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Re: Autoconf manual's coverage of signed integer overflow & portability
- From: Andrew Pinski <pinskia at physics dot uc dot edu>
- To: eggert at CS dot UCLA dot EDU (Paul Eggert)
- Cc: autoconf-patches at gnu dot org, autoconf at gnu dot org, bug-autoconf at gnu dot org, bug-gnulib at gnu dot org, gcc at gcc dot gnu dot org
- Date: Wed, 3 Jan 2007 02:35:43 -0500 (EST)
- Subject: Re: Autoconf manual's coverage of signed integer overflow & portability
> Here are further patches I checked into the Autoconf documentation to
> reflect today's comments (some of which I received privately). Thanks
> to all of you. The trickiest bit was documenting one simple way to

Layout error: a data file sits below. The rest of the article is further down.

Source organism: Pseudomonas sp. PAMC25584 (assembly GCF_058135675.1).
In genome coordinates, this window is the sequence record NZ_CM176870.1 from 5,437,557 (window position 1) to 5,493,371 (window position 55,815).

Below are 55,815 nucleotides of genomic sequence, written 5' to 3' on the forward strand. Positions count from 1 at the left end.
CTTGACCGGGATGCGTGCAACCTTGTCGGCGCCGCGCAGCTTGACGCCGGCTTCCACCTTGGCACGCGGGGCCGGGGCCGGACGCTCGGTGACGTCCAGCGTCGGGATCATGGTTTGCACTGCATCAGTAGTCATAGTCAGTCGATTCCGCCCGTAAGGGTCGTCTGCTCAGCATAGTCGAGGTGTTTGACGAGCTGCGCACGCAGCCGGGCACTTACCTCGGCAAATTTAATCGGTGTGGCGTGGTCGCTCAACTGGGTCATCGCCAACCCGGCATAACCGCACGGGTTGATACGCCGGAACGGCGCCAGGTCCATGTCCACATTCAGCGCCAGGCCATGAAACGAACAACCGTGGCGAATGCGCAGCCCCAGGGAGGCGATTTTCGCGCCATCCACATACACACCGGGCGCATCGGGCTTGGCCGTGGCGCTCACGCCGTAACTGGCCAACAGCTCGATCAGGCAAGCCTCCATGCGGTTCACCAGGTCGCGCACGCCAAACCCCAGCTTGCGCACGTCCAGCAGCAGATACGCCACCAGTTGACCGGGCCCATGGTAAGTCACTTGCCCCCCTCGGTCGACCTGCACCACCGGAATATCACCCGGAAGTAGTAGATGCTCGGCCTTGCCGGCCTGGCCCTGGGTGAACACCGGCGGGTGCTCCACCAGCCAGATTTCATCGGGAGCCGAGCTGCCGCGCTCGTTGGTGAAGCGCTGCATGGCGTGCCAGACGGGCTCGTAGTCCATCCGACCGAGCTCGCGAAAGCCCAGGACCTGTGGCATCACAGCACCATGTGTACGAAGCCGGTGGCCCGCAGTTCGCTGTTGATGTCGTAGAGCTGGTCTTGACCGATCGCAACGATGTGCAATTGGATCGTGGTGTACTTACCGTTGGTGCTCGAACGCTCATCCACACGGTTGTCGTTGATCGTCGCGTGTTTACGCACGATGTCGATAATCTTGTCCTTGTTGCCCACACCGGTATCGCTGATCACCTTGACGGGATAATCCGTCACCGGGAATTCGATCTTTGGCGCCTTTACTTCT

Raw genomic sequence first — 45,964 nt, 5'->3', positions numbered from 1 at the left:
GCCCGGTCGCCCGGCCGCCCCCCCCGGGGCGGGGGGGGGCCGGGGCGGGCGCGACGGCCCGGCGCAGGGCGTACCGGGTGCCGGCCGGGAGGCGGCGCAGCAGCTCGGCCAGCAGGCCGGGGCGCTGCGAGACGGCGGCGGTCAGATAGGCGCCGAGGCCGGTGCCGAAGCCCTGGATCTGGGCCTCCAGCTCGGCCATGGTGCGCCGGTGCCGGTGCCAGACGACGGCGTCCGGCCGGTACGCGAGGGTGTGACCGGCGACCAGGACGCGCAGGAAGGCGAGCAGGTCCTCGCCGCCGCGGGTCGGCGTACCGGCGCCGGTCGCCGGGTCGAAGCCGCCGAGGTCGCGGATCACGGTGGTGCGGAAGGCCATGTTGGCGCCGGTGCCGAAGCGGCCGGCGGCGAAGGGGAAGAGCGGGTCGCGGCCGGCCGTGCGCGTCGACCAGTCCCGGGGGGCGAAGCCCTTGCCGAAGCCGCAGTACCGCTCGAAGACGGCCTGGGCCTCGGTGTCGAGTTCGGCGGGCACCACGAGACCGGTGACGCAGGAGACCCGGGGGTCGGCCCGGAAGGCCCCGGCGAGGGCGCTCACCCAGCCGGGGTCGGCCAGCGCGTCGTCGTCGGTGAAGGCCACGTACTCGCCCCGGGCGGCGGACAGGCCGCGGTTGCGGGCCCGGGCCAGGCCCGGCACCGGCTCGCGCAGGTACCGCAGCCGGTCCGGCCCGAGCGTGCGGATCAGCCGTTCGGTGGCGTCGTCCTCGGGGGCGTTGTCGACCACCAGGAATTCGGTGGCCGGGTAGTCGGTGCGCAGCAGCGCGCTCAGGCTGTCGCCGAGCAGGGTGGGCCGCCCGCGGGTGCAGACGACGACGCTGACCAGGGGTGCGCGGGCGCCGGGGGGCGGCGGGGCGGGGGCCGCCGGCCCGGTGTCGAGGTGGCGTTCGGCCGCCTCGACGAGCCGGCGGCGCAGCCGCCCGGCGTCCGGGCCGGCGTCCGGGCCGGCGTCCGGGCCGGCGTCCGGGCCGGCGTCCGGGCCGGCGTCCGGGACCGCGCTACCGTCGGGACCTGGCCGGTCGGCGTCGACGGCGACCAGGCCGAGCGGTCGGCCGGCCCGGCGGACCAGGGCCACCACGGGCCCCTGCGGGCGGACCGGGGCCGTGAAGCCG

> reliably detect overflow without converting to unsigned and back.
> (At least, I hope it's reliable....)
Again there is no reliable way without using unsigned. Some targets
in the future actually do saturation instead of wrapping so detecting
it in way you think is portable and reliable is actually not going
to detect it on those targets. This is what I have been trying to
say for all my emails.
I would like to say the one thing I have not heard through this
discussion is the real reason why the C standards comittee decided
signed overflow as being undefined. All I can think of is they were
thinking of target that do saturation for plus/minus but wrapping for
multiplications/divide or even targets that trap for some overflow cases
(like x86) but not others.
Also I think GCC still has a bug with respect of -fwrapv anyways on x86.
int f(int x, int y)
return f(0x80000000, -1);
This will always cause a trap on x86, even with -fwrapv so really
-fwrapv has a bug on x86. I will file this bug sometime later
tomorrow. Oh and fixing this bug will actually slow down users
of -fwrapv even more than what it is currently does because
you can no longer use the div instruction. So even recommending
-fwrapv for those people who depend on signed overflow is wrong.